The world’s largest meat processing company has resumed most production after a weekend cyberattack, but experts say the vulnerabilities exposed by this attack and others are far from resolved.
In a statement late Wednesday, the FBI attributed the attack on Brazil-based meat processor JBS SA to REvil, a Russian-speaking gang that has made some of the largest ransomware demands on record in recent months.
REvil has not posted anything related to the hack on its dark web site. But that’s not unusual. Ransomware syndicates as a rule don’t post about attacks when they are in initial negotiations with victims — or if the victims have paid a ransom.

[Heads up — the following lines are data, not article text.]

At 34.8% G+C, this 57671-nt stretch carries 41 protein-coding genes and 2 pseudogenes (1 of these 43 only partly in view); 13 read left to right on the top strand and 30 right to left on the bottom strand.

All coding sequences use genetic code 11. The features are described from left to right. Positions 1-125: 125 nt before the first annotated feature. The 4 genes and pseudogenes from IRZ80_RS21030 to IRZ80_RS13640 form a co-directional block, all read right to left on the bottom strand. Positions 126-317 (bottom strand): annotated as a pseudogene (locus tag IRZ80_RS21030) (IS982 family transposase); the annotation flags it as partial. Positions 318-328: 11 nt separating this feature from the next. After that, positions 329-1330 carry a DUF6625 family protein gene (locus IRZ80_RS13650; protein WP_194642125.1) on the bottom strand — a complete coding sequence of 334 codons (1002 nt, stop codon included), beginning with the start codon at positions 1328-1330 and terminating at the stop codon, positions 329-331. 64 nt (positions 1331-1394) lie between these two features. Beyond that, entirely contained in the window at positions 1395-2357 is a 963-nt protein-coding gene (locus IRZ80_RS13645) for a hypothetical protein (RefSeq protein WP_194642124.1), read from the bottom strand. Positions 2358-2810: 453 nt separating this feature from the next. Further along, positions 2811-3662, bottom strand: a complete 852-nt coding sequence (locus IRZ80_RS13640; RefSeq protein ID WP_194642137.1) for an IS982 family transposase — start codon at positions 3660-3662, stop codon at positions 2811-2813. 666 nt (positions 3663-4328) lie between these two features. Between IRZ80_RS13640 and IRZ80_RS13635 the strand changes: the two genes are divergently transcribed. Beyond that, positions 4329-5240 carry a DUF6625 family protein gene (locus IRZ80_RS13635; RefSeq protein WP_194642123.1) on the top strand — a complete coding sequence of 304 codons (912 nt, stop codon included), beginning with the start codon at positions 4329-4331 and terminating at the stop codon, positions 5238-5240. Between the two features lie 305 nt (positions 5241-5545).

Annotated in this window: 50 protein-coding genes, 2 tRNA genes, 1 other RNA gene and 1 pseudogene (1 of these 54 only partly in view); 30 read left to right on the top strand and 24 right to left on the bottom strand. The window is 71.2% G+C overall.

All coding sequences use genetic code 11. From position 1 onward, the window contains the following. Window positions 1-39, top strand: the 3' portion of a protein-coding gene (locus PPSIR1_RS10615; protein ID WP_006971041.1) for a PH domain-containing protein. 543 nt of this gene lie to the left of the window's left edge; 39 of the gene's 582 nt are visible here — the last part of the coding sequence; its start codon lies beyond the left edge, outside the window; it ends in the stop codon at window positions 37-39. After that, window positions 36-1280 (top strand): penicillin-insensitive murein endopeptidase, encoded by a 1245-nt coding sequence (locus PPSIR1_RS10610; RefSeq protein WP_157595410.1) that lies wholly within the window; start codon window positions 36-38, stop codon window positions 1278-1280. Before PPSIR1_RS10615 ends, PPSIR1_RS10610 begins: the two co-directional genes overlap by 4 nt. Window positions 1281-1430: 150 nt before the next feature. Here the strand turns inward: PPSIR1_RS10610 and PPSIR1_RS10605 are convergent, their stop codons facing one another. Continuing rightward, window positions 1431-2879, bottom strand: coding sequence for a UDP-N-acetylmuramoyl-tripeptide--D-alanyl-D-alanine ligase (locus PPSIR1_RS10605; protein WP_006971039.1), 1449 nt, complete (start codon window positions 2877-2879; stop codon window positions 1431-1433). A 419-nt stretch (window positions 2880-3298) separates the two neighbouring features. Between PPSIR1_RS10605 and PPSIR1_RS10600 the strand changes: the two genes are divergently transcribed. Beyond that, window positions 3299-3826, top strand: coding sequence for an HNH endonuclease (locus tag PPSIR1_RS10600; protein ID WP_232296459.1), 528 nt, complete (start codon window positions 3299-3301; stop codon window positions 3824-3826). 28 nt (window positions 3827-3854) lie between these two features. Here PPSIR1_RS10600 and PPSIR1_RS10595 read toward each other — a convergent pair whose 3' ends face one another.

JBS said late Wednesday said that it expects to resume production at all its plants on Thursday and be running at “close to full capacity” across its global operations.
President Joe Biden intends to confront Russia’s leader, Vladimir Putin, about his nation’s harboring of ransomware criminals when the two meet in Europe in two weeks.
JBS is the second-largest producer of beef, pork and chicken in the U.S. If it were to shut down for even one day, the U.S. would lose almost a quarter of its beef-processing capacity, or the equivalent of 20,000 beef cows, according to Trey Malone, an assistant professor of agriculture at Michigan State University.
The plant closures reflect the reality that modern meat processing is heavily automated, for both food- and worker-safety reasons. Computers collect data at multiple stages of the production process; orders, billing, shipping and other functions are all electronic.